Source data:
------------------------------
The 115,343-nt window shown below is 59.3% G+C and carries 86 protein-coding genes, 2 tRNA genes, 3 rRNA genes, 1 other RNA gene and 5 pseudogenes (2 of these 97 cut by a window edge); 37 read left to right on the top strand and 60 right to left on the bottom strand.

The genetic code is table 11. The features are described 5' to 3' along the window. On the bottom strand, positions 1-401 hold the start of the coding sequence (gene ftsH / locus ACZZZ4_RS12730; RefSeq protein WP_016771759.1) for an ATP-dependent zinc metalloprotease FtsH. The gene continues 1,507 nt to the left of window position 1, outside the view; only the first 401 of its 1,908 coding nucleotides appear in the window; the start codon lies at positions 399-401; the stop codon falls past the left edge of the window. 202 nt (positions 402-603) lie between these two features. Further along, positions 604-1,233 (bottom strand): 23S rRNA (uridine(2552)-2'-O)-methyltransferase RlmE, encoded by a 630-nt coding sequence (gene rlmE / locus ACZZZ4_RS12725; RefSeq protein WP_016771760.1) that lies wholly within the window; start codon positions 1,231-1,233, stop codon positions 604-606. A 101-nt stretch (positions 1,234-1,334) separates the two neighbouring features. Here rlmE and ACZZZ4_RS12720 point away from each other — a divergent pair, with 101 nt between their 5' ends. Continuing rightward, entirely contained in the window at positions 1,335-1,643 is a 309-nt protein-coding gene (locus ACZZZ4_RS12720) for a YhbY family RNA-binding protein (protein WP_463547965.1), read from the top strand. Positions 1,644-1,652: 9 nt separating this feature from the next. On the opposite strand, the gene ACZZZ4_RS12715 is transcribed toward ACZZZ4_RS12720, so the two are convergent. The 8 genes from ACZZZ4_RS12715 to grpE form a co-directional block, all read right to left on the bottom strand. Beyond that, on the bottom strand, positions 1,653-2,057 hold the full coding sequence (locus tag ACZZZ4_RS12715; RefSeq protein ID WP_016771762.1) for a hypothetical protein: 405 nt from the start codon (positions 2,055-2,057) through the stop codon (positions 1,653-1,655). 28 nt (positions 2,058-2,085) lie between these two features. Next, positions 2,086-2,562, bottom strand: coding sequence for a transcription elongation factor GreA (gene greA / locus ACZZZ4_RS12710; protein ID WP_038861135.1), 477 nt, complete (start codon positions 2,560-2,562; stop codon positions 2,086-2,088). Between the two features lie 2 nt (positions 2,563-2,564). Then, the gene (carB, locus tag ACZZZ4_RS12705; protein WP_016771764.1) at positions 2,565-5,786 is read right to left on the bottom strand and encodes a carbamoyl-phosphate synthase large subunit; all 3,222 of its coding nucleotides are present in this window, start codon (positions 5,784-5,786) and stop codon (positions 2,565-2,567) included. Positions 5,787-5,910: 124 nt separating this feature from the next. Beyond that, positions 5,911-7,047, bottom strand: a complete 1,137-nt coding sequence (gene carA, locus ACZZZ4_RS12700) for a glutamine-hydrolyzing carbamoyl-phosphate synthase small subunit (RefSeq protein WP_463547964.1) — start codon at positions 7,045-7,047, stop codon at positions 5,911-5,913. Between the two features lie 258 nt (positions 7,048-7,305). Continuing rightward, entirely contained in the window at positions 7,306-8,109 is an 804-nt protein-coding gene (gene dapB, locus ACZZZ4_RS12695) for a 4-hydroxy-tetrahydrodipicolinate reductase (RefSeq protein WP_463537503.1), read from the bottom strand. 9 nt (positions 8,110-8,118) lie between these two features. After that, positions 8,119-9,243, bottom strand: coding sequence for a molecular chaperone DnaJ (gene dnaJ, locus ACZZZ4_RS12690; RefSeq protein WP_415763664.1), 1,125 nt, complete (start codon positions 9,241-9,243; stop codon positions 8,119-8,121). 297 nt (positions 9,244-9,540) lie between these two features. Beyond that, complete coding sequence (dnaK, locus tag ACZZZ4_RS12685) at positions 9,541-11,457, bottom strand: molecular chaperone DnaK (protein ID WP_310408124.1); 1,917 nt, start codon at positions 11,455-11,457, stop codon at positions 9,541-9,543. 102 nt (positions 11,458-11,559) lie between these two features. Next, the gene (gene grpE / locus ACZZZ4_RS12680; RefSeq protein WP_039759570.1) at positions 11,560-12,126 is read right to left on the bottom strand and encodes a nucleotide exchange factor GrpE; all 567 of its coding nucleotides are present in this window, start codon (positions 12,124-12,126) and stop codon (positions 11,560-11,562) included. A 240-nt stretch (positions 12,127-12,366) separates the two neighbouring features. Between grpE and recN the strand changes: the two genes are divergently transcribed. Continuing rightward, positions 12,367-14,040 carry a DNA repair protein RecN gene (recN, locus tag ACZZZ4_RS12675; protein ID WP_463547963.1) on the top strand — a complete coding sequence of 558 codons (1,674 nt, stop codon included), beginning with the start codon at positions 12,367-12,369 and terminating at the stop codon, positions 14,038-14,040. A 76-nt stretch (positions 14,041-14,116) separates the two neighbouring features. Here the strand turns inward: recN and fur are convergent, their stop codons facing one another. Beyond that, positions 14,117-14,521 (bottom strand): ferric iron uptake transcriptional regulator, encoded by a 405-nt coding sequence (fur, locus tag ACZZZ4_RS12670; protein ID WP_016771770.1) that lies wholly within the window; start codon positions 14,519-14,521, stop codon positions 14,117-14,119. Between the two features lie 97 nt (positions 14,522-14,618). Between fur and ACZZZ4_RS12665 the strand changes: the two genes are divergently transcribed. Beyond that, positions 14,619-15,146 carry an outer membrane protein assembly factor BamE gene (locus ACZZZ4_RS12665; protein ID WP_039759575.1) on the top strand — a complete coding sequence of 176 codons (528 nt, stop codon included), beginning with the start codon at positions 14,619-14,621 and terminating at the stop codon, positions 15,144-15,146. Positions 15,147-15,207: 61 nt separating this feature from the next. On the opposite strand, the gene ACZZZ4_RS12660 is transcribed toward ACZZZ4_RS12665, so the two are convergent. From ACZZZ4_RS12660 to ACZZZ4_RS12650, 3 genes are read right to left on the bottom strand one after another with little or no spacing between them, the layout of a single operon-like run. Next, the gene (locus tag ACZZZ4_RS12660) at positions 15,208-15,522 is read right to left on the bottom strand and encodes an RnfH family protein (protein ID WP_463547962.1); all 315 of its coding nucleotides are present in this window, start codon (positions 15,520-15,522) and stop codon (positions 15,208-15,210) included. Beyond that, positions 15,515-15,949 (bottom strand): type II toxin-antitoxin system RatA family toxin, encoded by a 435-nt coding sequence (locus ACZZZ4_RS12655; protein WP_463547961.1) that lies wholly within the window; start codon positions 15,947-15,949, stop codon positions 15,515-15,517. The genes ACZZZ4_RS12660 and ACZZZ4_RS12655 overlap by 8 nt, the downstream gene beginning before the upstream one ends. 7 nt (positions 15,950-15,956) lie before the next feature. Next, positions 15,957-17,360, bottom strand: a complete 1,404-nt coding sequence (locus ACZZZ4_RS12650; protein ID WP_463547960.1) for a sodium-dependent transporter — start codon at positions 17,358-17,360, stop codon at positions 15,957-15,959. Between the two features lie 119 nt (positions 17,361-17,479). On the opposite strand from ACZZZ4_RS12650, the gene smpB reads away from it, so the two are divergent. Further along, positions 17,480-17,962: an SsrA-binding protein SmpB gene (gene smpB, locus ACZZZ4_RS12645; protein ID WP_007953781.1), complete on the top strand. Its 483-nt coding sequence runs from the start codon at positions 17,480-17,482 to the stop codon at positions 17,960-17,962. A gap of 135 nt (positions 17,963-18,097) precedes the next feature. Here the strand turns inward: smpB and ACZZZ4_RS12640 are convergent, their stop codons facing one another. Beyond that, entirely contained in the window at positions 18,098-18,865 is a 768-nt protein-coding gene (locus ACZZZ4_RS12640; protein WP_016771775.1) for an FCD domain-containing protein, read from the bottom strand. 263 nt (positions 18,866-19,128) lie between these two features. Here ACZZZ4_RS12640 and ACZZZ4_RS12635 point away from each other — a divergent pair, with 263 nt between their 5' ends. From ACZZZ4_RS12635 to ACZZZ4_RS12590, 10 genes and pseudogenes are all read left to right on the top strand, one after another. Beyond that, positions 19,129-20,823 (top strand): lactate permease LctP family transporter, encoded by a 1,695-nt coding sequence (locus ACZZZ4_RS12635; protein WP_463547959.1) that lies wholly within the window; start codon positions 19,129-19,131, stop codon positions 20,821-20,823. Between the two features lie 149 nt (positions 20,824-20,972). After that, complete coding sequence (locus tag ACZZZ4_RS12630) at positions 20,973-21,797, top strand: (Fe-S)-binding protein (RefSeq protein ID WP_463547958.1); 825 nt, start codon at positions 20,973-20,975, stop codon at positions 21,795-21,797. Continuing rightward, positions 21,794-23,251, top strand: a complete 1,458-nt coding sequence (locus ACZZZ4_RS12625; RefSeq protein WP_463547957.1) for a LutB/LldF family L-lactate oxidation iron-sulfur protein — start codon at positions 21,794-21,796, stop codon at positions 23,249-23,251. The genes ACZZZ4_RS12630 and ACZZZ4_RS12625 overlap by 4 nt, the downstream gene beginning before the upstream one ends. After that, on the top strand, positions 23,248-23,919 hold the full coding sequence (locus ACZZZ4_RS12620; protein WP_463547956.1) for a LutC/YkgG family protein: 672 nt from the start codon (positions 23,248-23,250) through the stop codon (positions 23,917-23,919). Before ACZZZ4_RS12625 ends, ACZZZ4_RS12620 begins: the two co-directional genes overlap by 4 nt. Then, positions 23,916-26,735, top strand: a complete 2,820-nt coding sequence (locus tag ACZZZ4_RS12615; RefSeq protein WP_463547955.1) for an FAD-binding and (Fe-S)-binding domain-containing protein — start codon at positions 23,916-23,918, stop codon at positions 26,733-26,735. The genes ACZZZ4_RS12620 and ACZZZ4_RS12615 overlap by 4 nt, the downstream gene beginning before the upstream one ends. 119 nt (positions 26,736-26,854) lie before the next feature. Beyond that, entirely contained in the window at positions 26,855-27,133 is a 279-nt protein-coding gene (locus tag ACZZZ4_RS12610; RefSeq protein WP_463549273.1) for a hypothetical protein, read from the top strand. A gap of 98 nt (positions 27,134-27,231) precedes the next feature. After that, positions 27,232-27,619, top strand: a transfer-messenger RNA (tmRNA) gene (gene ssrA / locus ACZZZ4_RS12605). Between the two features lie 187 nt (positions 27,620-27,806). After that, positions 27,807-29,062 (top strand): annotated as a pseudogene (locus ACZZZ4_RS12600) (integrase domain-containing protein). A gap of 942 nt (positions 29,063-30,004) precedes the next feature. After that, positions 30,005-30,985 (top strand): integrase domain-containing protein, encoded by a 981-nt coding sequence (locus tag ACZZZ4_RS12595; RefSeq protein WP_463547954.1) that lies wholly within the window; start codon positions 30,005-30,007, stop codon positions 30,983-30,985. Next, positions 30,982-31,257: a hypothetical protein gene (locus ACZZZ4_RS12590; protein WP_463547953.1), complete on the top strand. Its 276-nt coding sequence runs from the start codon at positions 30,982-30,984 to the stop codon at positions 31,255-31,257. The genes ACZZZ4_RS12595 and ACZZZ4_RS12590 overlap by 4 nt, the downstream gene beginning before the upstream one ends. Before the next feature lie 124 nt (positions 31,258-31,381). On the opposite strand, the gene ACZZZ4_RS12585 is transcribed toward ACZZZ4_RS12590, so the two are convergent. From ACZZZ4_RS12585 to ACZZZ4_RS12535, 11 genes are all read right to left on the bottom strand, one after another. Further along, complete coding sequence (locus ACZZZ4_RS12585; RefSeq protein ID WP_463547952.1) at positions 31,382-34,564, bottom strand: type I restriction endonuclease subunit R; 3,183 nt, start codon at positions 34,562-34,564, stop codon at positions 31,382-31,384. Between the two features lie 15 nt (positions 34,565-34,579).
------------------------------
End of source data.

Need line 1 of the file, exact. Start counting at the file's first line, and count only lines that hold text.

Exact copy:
The 115,343-nt window shown below is 59.3% G+C and carries 86 protein-coding genes, 2 tRNA genes, 3 rRNA genes, 1 other RNA gene and 5 pseudogenes (2 of these 97 cut by a window edge); 37 read left to right on the top strand and 60 right to left on the bottom strand.